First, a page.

They Come for Those Who Are Not Mouthpieces – by Carlos Acuña (emeequis)

~ This article was originally published by emeequis on August 16, 2015 ~

 

Cartoon by Rapé for emeequis

Cartoon by Rapé for emeequis

Violence against journalists is not a recent phenomenon. It has been occurring for years, across the country. Those who work in journalism have had to leave their home states and take refuge in the Federal District [Mexico City], where they have found a place to heal and lessen their fear. Today, after the mass killing in Narvarte [of photojournalist Rubén Espinosa, activist Nadia Vera, Mile Virgina Martín, Yesenia Quiroz, and Alejandra Negrete], new fears and worries have arisen. They know that the risk is latent, that no NGO can save their lives and that, in fact, it is the obligation of the state to keep them alive.

Luis Cardona, Rafael Pineda, and Mario Segura fled Chihuahua, Veracruz, and Tamaulipas, respectively, after suffering kidnappings and threats. They arrived in Mexico City seeking to preserve their lives. And they have, with ups, downs, and difficulties. This is what they have lived through since their flight.

Luis Cardona always knew that Mexico City was not a safe refuge. After a commando of masked men kidnapped him in Nuevo Casas Grandes in the state of Chihuahua, in retaliation for publishing a series about extortion and kidnapping; after they covered his eyes, bound him, and beat him until they tired; after they left him alive without any explanation, Luis Cardona arrived in the Federal District (DF).

He arrived in the capital with the support of Artículo 19 and other organizations, but for weeks the only certainty in his life was fear. Luis could not stop thinking about how the tentacles of those who threatened to kill him could reach the very hotel in which he was staying. Out of work and with few pesos in his pocket, he went to therapy, trying to calm his mind. No, he never felt safe and he thought it strange that other colleagues who had been threatened walked the streets as if it were nothing. Their arguments did not persuade him.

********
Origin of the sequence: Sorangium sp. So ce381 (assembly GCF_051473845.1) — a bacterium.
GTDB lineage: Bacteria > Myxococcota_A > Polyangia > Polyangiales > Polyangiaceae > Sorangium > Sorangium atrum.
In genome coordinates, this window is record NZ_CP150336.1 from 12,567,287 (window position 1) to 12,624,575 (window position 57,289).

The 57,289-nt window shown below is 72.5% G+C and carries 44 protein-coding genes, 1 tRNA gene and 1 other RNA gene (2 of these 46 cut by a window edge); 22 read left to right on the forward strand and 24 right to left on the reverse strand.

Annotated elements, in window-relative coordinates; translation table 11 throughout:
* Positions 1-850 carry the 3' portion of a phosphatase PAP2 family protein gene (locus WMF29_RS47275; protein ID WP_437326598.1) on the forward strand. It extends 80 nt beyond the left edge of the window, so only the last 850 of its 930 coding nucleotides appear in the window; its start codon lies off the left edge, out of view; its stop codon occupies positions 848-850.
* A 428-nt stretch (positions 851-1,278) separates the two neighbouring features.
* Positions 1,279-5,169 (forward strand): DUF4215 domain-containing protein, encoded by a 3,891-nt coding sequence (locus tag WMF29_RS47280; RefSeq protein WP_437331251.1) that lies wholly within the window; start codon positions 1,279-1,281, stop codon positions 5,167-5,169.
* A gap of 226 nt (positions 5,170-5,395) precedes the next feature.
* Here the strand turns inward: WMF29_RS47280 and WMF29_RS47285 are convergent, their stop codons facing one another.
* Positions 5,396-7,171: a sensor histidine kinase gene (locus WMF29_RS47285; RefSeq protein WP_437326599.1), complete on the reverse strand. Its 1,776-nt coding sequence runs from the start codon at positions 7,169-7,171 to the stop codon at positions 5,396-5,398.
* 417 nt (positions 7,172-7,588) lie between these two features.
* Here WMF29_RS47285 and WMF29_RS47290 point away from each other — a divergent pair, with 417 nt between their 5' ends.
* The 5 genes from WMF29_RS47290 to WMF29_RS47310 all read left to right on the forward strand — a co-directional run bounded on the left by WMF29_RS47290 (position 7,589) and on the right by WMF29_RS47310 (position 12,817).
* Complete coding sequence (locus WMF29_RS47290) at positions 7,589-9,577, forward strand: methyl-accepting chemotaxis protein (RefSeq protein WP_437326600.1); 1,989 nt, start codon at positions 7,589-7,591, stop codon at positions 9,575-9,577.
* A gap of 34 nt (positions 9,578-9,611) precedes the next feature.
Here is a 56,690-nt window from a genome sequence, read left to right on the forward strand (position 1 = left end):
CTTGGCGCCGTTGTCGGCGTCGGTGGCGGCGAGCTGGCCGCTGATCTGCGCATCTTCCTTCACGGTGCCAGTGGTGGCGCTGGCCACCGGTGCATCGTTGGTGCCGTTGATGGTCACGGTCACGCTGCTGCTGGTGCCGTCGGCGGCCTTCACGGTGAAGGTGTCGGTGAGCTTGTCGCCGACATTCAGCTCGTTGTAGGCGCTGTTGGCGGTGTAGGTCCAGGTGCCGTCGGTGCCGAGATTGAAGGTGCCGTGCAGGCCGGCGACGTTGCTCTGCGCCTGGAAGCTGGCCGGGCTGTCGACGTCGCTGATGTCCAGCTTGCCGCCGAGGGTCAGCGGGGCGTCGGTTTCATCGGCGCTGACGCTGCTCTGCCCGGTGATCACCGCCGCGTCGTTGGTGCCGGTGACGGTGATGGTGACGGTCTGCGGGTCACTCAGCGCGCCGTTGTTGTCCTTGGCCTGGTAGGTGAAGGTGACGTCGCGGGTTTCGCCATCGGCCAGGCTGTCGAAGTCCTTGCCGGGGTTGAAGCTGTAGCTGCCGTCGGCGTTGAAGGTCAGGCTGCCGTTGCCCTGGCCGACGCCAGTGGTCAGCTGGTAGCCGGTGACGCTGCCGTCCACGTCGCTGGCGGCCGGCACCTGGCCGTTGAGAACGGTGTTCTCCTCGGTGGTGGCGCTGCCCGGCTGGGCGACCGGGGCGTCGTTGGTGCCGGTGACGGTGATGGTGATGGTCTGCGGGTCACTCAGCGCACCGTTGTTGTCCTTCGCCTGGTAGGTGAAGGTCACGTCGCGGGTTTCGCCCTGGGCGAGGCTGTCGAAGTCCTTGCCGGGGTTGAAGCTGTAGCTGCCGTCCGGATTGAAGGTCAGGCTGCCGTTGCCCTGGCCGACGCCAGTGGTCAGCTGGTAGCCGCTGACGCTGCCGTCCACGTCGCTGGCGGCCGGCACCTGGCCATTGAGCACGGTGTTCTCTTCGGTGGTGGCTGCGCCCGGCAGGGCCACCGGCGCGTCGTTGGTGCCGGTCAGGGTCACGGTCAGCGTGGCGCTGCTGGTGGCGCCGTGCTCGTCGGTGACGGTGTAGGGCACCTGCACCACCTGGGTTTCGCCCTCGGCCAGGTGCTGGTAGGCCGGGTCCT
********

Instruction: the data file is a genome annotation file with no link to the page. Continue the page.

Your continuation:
–I remember a meeting I had in the [neighborhood] of La Roma with people from Artículo 19 and [the journalists’ organization] Periodistas de a Pie. I told them then that the DF seemed to me to be as dangerous as other states–he says over the phone. Everyone told me: ‘No, look, the DF is very safe, because here there are a lot of people, security cameras, police units always close by. But that did not make sense to me. It is not possible that in such a big city, with so much economic activity, that the cartels are not active, that they do not run protection rackets, extort, and kill. I told them that one day something would happen, that we needed to foresee something like that, to prevent it from happening to us. You could see it coming.

He is referring to the murder of Rubén Espinosa and of Alejandra Olivia Negrete, Yesenia Quiroz Alfaro, Mile Virginia Martín, and Nadia Vera, who had come to the Federal District for the same reasons as Rubén: fleeing threats she had received in Veracruz, threats received for her political activism. All the bodies had clear signs of torture, and a coup de grace in the back of the neck.

Luis Cardona sighs when he thinks about the case. Saturday, August 1, when the murder became national news, he saw how the fear took hold in other colleagues and friends who, like him, had been threatened, tortured. “They are coming for us,” they said. “The DF isn’t safe anymore.” But really, the DF never was, he says.

–When I arrived in the DF, the people from Artículo 19 put me in contact with another colleague, someone who worked with Denisse Maerker on television—Cardona remembers, and lets slip some of the fear and anger of those days. –He was a journalist who had been kidnapped and, according to what they told me, could give me a job. We arranged to meet in a cantina on Paseo de la Reforma [a major avenue in Mexico City’s center]. When I arrived, he was with someone else from TV Azteca and another person who now works in the Attorney General’s Office. “What you need is to get good and drunk,” they prescribed. That night he drank more than five bottles and the cantina did not charge him a single peso. “Everything is taken care of, don’t worry,” they told me. “Let’s go to a strip club,” they proposed later. And you know, in 4×4 pickup trucks. They were greeted by name, treated like kings.